MOBILE POST OFFICES

The use of Mobile Post Offices in the UK falls in three main categories and periods of time.

From 1936 to 1939, postal, telephone and telegraph services were provided from a specially fitted-out trailer, the Mobile Post Office – later referred to as MPO1, as a second trailer entered service in 1938 as MPO2. These articulated vehicles were deployed at race meetings, agricultural shows and other events. The use of the MPOs was suspended during the Second World War, but resumed in 1947.  MPO3 was introduced in 1950, and all three attended numerous events until the 1980s. The events and locations attended between 1936 and 1974, as far as they are known, are recorded in four tables which can be downloaded using the following links:

Details of any additions or amendments would be welcome; please send any information to John Fowler, as shown on the last page of the fourth list.

Each of the three MPOs had its own ‘MOBILE POST OFFICE’ datestamps, which were sometimes used alongside special datestamps provided for the event being attended. Some of those for MPO1 contained no identifying number, while those for MPO2 and MPO3 contained ‘2’ and ‘3’ respectively. Individual datestamps were distinguished by a letter, from A to E.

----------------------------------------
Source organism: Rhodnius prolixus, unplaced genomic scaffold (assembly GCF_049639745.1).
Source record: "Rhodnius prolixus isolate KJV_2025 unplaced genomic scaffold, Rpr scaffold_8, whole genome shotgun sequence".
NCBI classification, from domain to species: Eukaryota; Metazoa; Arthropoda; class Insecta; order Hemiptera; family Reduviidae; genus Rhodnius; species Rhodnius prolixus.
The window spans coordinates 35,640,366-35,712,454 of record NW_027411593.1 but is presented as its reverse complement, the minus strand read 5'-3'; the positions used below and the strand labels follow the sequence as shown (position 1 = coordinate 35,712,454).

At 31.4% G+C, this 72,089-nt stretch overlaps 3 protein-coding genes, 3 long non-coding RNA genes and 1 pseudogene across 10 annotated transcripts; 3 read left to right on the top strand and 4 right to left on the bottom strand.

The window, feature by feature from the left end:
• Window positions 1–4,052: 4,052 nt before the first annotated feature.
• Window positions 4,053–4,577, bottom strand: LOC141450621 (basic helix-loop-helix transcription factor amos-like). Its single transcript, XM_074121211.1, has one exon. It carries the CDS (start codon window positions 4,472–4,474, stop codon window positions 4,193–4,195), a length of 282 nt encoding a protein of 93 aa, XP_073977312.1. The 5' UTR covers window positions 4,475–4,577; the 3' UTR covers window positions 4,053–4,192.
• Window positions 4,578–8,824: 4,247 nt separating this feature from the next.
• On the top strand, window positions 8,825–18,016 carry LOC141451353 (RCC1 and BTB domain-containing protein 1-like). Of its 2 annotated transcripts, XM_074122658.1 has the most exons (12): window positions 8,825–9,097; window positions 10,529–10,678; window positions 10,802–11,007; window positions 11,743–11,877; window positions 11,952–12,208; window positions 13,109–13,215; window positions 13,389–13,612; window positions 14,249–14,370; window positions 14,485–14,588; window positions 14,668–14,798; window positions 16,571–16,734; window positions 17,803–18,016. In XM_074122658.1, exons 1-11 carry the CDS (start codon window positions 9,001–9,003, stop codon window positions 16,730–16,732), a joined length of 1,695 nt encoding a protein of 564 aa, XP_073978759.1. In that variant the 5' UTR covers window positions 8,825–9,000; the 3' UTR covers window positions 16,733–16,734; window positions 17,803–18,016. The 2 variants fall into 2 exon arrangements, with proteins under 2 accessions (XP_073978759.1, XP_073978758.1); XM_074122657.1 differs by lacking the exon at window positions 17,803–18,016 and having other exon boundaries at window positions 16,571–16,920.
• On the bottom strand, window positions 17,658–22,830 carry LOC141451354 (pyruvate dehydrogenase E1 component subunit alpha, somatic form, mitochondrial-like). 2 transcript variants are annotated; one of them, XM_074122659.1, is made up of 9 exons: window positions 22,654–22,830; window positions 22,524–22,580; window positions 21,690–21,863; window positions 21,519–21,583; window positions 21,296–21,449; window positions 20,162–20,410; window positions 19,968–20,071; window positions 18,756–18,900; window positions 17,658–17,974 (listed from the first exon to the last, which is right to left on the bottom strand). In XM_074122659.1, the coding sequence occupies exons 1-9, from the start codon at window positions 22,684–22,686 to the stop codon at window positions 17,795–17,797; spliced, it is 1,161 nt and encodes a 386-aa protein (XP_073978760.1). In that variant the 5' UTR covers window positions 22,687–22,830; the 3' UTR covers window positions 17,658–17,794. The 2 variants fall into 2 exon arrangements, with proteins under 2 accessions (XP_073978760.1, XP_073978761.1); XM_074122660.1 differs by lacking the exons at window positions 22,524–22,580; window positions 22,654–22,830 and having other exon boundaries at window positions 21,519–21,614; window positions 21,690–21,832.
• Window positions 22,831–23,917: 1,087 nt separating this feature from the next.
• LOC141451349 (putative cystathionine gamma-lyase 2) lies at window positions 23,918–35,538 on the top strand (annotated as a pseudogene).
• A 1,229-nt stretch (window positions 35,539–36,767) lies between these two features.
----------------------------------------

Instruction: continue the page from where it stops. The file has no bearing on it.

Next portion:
During WW2, from 1941 to 1945, Post Office facilities in temporary tent-like kiosks were provided for use when PO buildings were destroyed, damaged or inaccessible through enemy action. A large number of datestamps containing ‘MOBILE POST OFFICE’ and a two- or three-digit number were issued, but reports of their use are not numerous.

The third category, in use from 1996 to date, consists of specially fitted out vans which follow a set weekly schedule and visit locations where permanent Post Offices have closed and where no suitable locations are available for ‘Hosted Outreach’ services. There are now more than 60 Mobile PO services throughout the UK.

An overview of the deployment and characteristics of MPOs by BPS member Alastair Nixon is being published in two parts, in the British Postmark Society Journal for October 2018 and January 2019, with further articles likely to follow.